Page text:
Excellent article, thanks for sharing. I feel like this should be required reading for anyone who is curious about gongfucha.

  • Brandon // March 26, 2016 at 7:44 am | Reply

    Congratulations on your publication!

    I thought readers of this article might enjoy the following video.

  • Silas // March 27, 2016 at 9:16 pm | Reply

    Very interesting paper. Since i discovered gongfucha i’ve always felt uncomfortable with the branding of the tea ceromoni as something quintessential chinese. In some ways of cource it is, but it’s wonderfull to get the historical facts straight and look trough the nationalistic picture that is created by a hidden discourse. It would be very refreshing if a paper like yours actually changed some peoples perception of gongfucha – it changed mine at least. I think your article also creates a chance to evolve the gonfucha, because it’s easier to dispute something that is based on arbitrary history writing than something more established in the culture, like the japanese tea ceremony.

    Congratulations with the paper, i think it’s very well done.

    Sorry for my spelling, english is not my mother tongue..

    Regards from Denmark

  • Crystal Johnson // March 28, 2016 at 4:48 pm | Reply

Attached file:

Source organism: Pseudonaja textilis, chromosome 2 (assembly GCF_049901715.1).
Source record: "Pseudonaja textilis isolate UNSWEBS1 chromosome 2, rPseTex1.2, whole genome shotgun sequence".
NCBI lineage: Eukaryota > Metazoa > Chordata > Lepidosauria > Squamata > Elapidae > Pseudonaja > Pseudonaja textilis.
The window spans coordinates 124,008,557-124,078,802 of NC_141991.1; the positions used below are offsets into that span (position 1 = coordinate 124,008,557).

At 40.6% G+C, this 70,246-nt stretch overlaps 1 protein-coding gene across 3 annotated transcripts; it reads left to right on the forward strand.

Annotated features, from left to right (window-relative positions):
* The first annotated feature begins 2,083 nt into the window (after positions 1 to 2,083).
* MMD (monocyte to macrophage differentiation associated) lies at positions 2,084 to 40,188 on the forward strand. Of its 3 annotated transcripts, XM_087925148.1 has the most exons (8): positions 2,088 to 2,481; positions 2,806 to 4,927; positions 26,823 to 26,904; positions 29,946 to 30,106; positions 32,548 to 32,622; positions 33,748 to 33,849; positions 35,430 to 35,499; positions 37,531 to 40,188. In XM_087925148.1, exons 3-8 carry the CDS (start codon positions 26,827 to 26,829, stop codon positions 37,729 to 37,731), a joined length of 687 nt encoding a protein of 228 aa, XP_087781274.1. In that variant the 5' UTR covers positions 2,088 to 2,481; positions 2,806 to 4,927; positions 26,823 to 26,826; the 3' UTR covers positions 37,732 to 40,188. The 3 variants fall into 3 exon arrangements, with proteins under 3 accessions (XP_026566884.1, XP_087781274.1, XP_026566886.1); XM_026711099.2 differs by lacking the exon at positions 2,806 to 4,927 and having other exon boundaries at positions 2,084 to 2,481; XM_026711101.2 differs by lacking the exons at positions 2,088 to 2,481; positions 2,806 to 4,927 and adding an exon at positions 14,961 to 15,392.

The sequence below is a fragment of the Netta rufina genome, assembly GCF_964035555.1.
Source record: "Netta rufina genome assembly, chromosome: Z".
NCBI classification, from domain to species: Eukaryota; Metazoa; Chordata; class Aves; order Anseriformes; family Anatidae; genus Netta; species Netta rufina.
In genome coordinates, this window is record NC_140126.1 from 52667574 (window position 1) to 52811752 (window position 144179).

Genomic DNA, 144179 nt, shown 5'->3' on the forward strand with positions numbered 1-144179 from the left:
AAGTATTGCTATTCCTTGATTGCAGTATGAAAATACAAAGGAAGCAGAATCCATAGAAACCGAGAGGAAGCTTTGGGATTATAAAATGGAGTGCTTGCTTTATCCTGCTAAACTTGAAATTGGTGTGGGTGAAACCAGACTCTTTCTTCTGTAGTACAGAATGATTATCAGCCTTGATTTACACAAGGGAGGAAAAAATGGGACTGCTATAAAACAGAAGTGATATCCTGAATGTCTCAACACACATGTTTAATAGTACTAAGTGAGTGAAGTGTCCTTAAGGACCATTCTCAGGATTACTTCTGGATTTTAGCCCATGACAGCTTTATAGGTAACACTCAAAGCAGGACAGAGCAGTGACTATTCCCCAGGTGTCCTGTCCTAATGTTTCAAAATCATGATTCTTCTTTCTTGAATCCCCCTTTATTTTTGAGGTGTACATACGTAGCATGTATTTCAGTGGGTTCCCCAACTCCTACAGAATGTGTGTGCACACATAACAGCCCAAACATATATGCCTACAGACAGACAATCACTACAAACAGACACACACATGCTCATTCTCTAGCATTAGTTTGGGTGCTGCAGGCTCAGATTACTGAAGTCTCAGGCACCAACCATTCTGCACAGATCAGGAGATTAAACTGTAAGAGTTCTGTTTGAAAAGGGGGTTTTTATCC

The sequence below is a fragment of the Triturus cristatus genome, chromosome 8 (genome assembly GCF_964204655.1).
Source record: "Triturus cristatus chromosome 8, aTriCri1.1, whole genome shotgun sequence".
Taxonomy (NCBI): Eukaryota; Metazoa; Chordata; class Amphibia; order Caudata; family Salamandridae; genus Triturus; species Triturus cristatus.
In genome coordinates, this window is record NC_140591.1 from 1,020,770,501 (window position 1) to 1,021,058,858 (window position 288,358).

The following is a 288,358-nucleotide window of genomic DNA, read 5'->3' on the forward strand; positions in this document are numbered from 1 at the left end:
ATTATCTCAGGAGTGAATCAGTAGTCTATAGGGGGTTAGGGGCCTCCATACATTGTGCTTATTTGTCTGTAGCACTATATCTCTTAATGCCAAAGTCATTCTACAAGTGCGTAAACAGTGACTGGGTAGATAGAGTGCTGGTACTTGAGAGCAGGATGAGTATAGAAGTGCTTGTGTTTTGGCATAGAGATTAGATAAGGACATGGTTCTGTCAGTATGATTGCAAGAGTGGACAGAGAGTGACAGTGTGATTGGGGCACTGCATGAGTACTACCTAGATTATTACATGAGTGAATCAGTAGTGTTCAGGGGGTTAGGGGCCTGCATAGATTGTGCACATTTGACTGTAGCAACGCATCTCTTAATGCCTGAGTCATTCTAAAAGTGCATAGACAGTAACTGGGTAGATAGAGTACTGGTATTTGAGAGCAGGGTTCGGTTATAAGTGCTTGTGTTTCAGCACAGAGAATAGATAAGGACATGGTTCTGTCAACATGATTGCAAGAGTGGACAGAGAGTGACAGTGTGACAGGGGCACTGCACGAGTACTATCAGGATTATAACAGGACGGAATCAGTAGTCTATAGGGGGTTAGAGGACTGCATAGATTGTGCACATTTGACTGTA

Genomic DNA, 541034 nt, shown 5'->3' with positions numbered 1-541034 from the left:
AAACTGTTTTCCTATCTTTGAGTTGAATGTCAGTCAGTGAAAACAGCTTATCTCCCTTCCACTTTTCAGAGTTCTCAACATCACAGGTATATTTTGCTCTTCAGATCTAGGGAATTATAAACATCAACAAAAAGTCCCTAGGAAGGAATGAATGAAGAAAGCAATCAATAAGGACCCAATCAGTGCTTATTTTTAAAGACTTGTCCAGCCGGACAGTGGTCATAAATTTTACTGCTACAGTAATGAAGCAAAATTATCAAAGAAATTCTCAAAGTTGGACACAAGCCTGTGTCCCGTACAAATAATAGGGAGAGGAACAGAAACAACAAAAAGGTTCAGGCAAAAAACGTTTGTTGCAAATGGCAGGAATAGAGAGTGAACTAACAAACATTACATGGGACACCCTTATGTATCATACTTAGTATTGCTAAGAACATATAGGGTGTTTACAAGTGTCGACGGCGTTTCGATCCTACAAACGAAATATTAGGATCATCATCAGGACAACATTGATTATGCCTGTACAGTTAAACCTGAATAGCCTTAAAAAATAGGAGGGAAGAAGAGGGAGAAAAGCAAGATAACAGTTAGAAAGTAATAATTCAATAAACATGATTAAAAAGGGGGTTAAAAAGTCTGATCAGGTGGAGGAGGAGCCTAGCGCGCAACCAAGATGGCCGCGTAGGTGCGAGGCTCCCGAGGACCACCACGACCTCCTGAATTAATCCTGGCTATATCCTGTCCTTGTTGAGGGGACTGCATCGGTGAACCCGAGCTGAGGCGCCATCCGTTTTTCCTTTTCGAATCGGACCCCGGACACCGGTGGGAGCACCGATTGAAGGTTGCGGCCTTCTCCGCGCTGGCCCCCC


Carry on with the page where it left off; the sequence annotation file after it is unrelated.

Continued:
Congratulations on your publication! A very informative article. I learned at lot. Thank you!!

  • thirst // April 4, 2016 at 4:57 pm | Reply

    Thanks for providing us with a PDF.


    – If Wuyi is where the first recorded occurrence of something resembling gongfucha took place, why is “Chaozhou Gongfucha” thought of as the origin of gongfucha?
    – Are there texts about practices similar to Chaozhou Gongfucha in Fujian and Guangdong but outside of Chaozhou (e.g. Wuyi/Anxi) that are specific and authoritative like Weng Huidong’s?
    – I only found a 夢廠雜著 MèngchÇŽng Zázhù online – is “Mengcang zhazhu” an alternative pronunciation or a spelling error? (My level of Chinese is pretty much that of an absolute beginner’s)
    – Are tea boats mentioned in the text by Weng Huidong?
    – How widespread was oolong outside of Fujian, Guangdong and diaspora prior to the recent popularization of gongfucha, or was it gongfucha that really popularized oolong outside of SE China and diaspora? Would people outside (and inside, too) of Fujian and Guangdong just drink it restaurant-style, i.e. continuously steeping it inside a large pot?
    – I thought most Taiwanese were Hokkien and Hakka rather than Teochew?
    – I sure would like to read these old texts and learn more about lesser known tea practices (e.g. haven’t heard of dawancha before). It’s too bad they don’t have English translations. Gotta learn more Chinese lol

    • MarshalN // April 5, 2016 at 7:54 am | Reply

      1) History is full of examples like these. Pu’er tea isn’t made in pu’er either. Besides, the reason this was recorded in Wuyi was because Wuyi was a place that literati might visit – and these were people who might write things down that get passed down to us. So just because it was recorded there doesn’t really tell us where it was most prevalent. Other factors suggest that Chaozhou was in many ways the tradition with the strongest traits